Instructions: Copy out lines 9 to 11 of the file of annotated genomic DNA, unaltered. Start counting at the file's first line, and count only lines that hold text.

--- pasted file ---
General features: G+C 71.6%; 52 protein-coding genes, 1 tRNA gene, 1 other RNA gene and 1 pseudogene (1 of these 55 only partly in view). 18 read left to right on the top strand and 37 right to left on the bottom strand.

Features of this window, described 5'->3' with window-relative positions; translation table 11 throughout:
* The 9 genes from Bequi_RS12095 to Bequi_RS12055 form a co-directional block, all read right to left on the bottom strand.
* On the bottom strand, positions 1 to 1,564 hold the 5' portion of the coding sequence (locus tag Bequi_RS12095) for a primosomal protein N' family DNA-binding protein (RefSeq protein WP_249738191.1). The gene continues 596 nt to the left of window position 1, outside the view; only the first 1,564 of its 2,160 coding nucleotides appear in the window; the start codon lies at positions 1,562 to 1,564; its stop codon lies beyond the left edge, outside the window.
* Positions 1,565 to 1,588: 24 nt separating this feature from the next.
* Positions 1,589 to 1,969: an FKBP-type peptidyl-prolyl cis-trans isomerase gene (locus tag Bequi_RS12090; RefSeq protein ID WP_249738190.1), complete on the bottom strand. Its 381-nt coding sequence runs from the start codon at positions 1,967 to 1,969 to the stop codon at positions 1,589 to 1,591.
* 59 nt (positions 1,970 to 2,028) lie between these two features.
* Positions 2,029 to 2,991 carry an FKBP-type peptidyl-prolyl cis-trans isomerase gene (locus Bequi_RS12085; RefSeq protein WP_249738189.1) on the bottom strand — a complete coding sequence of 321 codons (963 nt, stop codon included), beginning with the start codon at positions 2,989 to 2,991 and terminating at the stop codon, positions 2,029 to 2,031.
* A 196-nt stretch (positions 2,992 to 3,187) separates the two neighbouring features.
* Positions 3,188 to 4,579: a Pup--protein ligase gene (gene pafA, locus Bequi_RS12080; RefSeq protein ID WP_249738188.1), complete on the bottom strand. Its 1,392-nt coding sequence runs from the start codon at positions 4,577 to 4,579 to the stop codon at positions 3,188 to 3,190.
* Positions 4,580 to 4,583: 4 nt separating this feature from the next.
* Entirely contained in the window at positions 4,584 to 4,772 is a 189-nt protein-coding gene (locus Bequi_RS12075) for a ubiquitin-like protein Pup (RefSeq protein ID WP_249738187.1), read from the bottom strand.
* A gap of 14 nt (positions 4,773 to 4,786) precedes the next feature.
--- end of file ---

* A 196-nt stretch (positions 2,992 to 3,187) separates the two neighbouring features.
* Positions 3,188 to 4,579: a Pup--protein ligase gene (gene pafA, locus Bequi_RS12080; RefSeq protein ID WP_249738188.1), complete on the bottom strand. Its 1,392-nt coding sequence runs from the start codon at positions 4,577 to 4,579 to the stop codon at positions 3,188 to 3,190.
* Positions 4,580 to 4,583: 4 nt separating this feature from the next.